The annual Conservative Political Action Conference (CPAC), which has been going on for many years, is a bellwether of where the action is on the right side of the political spectrum – and the news from the latest gathering has both the traditional Buckley-style right and the Obama-ite liberal-left in shock. The CPAC presidential polls are a conference tradition, and the winner is often hailed as not only the up-and-coming champion of the Republican "hard" right but also a serious presidential contender. The winner of the previous three CPAC polls, Mitt Romney, was accorded such status early on in part because of his CPAC victories, but this time he was left in the dust by congressman Ron Paul.
Headlines reported Paul’s win as a "surprise," but early indications of the Paulian domination of CPAC this year included the ubiquitous presence of Young Americans for Liberty (YAL) activists and the rock star reception given to Rep. Paul himself.
The former – and perhaps future – Republican presidential candidate gave a half-hour peroration that boldly stressed anti-interventionist foreign policy as the key to reining in big government on the home front. Invoking the shade of Robert A. Taft, and wondering aloud how we’re going to pay for our empire, Paul traced the roots of our dilemma back to Woodrow Wilson, the quintessential "progressive" of Glenn Beck’s worst nightmares. Unlike Beck, however, whose anti-progressive polemics only mention World War I in passing, Paul realizes that the whole kit-n-kaboodle of progressivism – the income tax, the Federal Reserve, and the philosophy of government as an instrument of moral uplift –all culminated in US involvement in the Great War.
As Murray Rothbard pointed out, the war – portrayed by its advocates at The New Republic and among the nation’s intelligentsia as a crusade for moral and spiritual uplift on a global scale – was the apotheosis of the progressive project. The term "Wilsonian," in foreign policy lingo, refers to the view that democracy and human rights can and should be advanced abroad at gunpoint.
We didn’t hear Beck, at this conference, where he was the featured speaker, or during one of his televised tirades, own up to the essentially Wilsonian foreign policy of the Bush administration, which he fulsomely supported. Beck is the perfect right-wing populist archetype, who, armed with a little knowledge, manages to miss the essential lesson of the Bush years – that an interventionist foreign policy with globalist pretensions is incompatible with the desire for limited government.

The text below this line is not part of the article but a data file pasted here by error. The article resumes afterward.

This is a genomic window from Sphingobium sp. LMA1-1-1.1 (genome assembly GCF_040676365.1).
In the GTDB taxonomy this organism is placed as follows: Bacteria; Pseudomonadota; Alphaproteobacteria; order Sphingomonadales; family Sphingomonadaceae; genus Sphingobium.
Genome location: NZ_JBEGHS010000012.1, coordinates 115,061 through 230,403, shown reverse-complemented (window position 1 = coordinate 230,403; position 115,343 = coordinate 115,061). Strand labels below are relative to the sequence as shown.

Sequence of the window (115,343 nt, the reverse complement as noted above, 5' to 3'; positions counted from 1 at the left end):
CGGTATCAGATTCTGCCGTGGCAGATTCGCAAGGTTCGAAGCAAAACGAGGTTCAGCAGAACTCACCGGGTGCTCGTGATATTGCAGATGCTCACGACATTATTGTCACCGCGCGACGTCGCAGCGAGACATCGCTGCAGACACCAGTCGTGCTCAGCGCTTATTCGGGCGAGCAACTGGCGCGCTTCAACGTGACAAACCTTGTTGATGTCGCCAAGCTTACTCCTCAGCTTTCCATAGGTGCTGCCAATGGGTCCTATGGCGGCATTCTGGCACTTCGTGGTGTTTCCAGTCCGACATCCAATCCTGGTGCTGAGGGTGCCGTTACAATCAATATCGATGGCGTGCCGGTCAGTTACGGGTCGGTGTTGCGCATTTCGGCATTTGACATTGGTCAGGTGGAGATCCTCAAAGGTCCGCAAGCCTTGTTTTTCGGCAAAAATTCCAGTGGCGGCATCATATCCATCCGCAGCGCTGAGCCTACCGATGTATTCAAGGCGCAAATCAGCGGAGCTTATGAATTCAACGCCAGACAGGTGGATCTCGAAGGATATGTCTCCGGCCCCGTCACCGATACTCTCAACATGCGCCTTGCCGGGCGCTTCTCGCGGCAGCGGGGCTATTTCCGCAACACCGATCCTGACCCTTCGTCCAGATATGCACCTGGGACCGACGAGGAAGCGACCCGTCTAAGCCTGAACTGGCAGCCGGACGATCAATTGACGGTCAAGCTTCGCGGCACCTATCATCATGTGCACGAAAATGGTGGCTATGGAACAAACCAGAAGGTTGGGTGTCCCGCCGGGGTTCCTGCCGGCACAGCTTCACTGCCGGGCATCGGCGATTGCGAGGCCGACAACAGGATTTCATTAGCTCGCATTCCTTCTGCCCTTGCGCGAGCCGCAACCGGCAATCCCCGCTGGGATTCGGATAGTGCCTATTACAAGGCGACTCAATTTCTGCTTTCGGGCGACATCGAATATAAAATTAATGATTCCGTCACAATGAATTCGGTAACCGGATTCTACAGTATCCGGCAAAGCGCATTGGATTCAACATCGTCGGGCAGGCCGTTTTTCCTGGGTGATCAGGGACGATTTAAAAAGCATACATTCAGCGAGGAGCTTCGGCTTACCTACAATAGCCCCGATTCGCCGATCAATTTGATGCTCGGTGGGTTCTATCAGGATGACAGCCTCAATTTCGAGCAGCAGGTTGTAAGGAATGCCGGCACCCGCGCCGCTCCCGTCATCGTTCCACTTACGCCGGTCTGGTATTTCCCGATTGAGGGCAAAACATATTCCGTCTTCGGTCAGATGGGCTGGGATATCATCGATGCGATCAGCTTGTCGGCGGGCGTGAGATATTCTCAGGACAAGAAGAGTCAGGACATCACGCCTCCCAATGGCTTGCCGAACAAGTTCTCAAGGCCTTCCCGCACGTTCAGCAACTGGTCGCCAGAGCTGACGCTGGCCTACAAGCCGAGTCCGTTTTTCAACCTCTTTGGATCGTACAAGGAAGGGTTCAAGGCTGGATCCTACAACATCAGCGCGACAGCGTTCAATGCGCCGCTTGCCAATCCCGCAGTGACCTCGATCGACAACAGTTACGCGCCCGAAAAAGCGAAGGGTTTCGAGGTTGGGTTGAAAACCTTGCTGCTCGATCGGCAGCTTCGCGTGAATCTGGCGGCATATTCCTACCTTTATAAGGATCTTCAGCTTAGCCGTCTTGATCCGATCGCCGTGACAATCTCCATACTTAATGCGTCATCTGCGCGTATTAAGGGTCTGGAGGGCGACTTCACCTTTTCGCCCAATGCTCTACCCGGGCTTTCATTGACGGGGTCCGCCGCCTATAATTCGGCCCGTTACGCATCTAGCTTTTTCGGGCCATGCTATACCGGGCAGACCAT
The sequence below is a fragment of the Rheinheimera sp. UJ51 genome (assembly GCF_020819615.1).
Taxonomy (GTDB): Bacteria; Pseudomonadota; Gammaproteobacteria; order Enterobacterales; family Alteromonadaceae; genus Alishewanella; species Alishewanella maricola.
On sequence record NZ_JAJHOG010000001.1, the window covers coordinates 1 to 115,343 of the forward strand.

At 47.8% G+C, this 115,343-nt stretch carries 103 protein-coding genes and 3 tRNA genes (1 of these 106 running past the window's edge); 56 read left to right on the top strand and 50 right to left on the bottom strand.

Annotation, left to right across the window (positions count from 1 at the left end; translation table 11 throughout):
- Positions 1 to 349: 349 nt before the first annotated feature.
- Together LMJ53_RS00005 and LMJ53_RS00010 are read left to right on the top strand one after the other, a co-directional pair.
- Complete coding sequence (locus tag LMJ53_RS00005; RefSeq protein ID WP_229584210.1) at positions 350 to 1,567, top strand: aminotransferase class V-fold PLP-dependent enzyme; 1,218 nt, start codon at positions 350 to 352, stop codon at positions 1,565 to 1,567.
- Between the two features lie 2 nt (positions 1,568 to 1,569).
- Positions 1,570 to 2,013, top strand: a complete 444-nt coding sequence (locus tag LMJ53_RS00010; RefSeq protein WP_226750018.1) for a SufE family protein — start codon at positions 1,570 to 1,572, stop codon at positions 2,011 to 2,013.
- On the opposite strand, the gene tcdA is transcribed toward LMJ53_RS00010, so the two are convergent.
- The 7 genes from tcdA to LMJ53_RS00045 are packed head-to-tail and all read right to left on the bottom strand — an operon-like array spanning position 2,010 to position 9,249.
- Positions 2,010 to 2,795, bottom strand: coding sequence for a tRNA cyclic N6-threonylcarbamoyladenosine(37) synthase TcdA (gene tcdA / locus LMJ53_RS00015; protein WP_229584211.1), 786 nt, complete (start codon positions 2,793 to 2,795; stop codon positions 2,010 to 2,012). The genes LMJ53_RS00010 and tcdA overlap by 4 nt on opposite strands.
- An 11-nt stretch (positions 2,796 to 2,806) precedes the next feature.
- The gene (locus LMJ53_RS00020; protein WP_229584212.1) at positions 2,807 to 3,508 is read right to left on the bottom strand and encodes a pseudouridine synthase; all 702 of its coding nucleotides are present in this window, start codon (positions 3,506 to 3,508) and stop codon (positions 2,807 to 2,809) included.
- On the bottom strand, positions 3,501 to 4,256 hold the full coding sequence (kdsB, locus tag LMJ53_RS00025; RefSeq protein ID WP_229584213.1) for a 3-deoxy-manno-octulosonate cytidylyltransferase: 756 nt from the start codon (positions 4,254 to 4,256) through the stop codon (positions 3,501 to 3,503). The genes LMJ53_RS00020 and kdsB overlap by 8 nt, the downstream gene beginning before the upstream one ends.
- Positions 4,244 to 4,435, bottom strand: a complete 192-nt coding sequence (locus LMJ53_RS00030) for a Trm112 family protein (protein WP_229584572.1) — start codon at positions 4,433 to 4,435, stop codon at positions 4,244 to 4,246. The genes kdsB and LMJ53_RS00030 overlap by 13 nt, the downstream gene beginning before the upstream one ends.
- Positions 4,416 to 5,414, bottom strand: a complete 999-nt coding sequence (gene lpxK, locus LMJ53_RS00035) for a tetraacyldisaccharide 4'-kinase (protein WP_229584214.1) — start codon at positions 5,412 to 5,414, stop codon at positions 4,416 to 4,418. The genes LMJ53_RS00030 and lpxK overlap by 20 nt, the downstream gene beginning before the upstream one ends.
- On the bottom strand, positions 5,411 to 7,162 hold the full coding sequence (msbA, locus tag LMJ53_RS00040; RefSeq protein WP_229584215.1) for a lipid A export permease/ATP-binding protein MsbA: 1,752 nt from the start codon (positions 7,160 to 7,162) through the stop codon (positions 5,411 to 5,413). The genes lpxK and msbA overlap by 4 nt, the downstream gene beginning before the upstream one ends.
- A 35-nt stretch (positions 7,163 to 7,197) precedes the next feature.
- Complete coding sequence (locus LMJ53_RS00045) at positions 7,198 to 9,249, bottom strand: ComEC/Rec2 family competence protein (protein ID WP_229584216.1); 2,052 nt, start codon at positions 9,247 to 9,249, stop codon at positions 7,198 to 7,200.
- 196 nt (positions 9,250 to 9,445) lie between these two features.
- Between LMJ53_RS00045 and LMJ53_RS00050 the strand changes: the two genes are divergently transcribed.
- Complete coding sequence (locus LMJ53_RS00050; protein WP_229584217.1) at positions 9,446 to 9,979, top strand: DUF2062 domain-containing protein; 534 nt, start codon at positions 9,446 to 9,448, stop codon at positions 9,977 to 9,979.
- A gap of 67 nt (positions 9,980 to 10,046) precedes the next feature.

Nor does Beck, in his many disquisitions on the evils of progressivism, mention the worst depredations of the "progressive" Wilson administration, which Ron Paul surely did: it warmed the cockles of my libertarian heart to hear, at a CPAC conference, the name of Eugene Victor Debs raised as a martyr to the cause of individual rights, on account of his being jailed for speaking out against World War I. Yes, and it was a Republican, Paul reminded his audience – Warren G. Harding – who finally freed Debs. Ron truly is the anti-Cheney.
Too many conservatives, averred Paul, take a piecemeal approach to liberty: they don’t understand that freedom is indivisible, and that you can’t have constitutional and strictly limited government while engaging in endless wars.
Beck, in his CPAC speech, likened the Republican party to a substance-abuser: the first thing you’re supposed to do, he said, is recognize that you have a problem. Beck would do well to follow his own advice: he should go on television and admit that he and his fellow "movement" conservatives are addicted to war, and warmongering.
Paul’s CPAC victory is a stunning repudiation of the War Party’s long-standing dominance of the GOP, and is bound to ramp up the already quite active campaign to smear and destroy him. Neocon Dorothy Rabinowitz, in the midst of a jeremiad ostensibly aimed at Sarah Palin, points out that the liberals may hate Sarah for all the wrong reasons, but there are perfectly good neoconservative reasons for joining in the media pile-on, beginning with:
"The unsavory echoes of her regular references to ‘the real America’ as opposed to those shadowy “elites,” now charged with threats to the life, liberty and the pursuit of happiness of all real Americans. Neither does she seem to have any idea of how that low soapbox oratory – embracing one kind of American as the real kind, those builders in the towns and cities across America – rings in the ear today. It is not new."